Example: Testing for Primality

This section describes two methods for checking the primality of an
integer *n*, one with order of growth
,
and a
``probabilistic'' algorithm with order of growth
.
The
exercises at the end of this section suggest programming
projects based on these algorithms.

Searching for divisors

Since ancient times, mathematicians have been fascinated by problems
concerning prime numbers, and many people have worked on the problem
of determining ways to test if numbers are prime. One way
to test if a number is prime is to find the number's divisors. The
following program finds the smallest integral divisor (greater than 1)
of a given number *n*. It does this in a straightforward way, by
testing *n* for divisibility by successive integers starting with 2.

(define (smallest-divisor n) (find-divisor n 2)) (define (find-divisor n test-divisor) (cond ((> (square test-divisor) n) n) ((divides? test-divisor n) test-divisor) (else (find-divisor n (+ test-divisor 1))))) (define (divides? a b) (= (remainder b a) 0))

We can test whether a number is prime as follows: *n* is prime if
and only if *n* is its own smallest divisor.

(define (prime? n) (= n (smallest-divisor n)))

The end test for `find-divisor` is based on the fact that if *n*
is not prime it must have a divisor less than or equal to
.^{} This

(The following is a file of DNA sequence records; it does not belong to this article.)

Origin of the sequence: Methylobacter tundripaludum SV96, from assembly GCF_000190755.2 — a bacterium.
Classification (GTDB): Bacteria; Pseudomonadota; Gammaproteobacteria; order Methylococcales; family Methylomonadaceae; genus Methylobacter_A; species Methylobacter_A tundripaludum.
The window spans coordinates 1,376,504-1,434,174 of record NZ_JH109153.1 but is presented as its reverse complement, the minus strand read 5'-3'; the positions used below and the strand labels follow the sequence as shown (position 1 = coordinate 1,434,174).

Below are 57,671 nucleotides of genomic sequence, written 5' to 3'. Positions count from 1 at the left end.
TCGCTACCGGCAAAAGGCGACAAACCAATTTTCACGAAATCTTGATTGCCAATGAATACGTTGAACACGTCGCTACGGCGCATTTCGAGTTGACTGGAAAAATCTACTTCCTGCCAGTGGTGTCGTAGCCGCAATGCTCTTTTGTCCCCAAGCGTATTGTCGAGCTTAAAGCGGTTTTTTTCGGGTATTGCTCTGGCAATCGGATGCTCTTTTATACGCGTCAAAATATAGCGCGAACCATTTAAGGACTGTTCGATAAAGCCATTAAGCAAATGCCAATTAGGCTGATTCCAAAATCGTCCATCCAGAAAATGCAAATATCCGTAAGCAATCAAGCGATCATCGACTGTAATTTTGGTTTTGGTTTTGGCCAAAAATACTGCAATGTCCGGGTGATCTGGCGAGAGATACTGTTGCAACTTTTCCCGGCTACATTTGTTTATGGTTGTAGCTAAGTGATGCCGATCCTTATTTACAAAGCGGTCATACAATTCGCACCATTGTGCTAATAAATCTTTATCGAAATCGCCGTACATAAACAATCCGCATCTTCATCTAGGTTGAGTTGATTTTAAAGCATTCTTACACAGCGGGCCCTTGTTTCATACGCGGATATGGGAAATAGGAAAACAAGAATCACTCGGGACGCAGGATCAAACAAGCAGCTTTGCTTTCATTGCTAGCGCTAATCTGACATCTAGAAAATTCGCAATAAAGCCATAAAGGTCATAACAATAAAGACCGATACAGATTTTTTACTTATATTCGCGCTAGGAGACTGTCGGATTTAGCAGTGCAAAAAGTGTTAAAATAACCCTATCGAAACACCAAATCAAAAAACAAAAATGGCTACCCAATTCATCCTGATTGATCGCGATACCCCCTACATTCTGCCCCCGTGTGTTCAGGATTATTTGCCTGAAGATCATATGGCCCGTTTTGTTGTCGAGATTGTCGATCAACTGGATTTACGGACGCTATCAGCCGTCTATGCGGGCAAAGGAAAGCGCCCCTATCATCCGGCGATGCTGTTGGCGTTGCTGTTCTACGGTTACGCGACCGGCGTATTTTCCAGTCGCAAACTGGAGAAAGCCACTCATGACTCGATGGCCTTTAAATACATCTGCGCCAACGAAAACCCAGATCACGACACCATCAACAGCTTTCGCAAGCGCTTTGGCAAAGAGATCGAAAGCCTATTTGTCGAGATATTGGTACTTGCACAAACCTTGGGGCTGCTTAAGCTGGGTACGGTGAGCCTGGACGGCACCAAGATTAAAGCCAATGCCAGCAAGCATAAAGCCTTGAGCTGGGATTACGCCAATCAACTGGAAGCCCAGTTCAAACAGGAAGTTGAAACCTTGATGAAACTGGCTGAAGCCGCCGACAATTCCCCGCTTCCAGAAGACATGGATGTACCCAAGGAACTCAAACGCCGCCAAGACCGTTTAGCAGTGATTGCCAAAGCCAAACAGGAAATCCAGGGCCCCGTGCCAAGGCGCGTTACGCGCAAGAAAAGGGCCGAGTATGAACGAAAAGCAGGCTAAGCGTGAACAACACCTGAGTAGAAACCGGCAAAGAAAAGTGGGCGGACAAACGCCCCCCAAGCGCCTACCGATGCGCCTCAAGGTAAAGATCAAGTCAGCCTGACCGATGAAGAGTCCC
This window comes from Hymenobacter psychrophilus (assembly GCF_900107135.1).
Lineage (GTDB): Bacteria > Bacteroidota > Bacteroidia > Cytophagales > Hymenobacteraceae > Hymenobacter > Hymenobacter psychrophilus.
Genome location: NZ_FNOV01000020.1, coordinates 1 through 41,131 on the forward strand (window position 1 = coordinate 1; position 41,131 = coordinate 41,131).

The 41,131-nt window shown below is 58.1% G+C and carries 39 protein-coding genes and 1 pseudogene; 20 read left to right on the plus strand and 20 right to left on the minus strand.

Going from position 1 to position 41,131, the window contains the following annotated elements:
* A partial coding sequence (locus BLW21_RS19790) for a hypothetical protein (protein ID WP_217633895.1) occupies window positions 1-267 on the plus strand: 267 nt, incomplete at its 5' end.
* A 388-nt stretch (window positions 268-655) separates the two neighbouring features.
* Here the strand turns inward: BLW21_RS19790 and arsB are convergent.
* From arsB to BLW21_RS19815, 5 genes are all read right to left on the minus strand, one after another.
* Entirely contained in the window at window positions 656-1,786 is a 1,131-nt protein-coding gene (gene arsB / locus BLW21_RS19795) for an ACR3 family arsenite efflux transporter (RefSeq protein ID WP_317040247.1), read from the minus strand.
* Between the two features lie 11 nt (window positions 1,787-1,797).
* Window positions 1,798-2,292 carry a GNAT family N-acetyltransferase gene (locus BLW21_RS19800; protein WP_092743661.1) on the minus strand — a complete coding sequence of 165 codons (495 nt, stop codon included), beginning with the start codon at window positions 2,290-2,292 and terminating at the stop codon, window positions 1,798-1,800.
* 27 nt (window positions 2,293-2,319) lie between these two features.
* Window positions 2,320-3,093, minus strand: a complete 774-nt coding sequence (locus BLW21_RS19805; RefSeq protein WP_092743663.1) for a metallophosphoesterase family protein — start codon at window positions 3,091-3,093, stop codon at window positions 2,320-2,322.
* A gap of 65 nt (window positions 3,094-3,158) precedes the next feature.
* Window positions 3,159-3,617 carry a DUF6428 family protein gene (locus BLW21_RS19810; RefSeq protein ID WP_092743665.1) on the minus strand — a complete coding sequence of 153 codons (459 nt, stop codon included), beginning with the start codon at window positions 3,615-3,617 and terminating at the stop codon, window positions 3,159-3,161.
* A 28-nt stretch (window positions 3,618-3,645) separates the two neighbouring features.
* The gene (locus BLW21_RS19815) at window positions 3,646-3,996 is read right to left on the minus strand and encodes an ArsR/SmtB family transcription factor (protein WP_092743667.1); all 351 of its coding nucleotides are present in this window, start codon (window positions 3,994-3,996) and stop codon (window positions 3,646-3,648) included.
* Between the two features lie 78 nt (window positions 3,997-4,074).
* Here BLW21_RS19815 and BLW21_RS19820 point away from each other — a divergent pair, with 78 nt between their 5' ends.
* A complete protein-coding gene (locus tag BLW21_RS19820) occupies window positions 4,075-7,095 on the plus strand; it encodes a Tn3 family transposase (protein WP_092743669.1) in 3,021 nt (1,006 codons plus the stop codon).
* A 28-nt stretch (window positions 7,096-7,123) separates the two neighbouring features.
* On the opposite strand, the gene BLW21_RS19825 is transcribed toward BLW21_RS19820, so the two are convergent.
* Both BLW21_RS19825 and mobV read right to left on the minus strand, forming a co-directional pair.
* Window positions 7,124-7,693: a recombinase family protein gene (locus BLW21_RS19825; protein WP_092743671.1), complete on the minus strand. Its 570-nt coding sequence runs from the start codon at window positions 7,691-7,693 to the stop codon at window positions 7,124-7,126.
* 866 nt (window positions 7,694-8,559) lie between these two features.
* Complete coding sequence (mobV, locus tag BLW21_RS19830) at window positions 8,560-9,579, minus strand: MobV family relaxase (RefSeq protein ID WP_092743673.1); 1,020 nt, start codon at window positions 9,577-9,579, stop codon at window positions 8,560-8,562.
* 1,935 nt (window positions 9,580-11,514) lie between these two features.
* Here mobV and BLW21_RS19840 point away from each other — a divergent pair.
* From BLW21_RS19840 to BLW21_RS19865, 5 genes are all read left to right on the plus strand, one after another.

means that the algorithm need only test divisors between 1 and
.
Consequently, the number of steps required to identify
*n* as prime will have order of growth
.

The Fermat test
The
primality test is based on a result from number
theory known as Fermat's Little Theorem.
^{}

**Fermat's Little Theorem:** If *n* is a prime number and
*a* is any positive integer less than *n*, then *a* raised to the
*n*th power is congruent to *a* modulo *n*.

(Two numbers are said to be *congruent modulo* *n* if
they both have the same remainder when divided by *n*. The
remainder of a number *a* when divided by *n* is also referred to as
the
*remainder of* *a* *modulo* *n*, or simply as *a*
*modulo* *n*.)

If *n* is not prime, then, in general, most of the numbers *a*< *n* will not
satisfy the above relation. This leads to the following algorithm for
testing primality: Given a number *n*, pick a
random number *a* < *n* and
compute the remainder of *a*^{n} modulo *n*. If the result is not equal to
*a*, then *n* is certainly not prime. If it is *a*, then chances are good
that *n* is prime. Now pick another random number *a* and test it with the
same method. If it also satisfies the equation, then we can be even more
confident that *n* is prime. By trying more and more values of *a*, we can
increase our confidence in the result. This algorithm is known as the
Fermat test.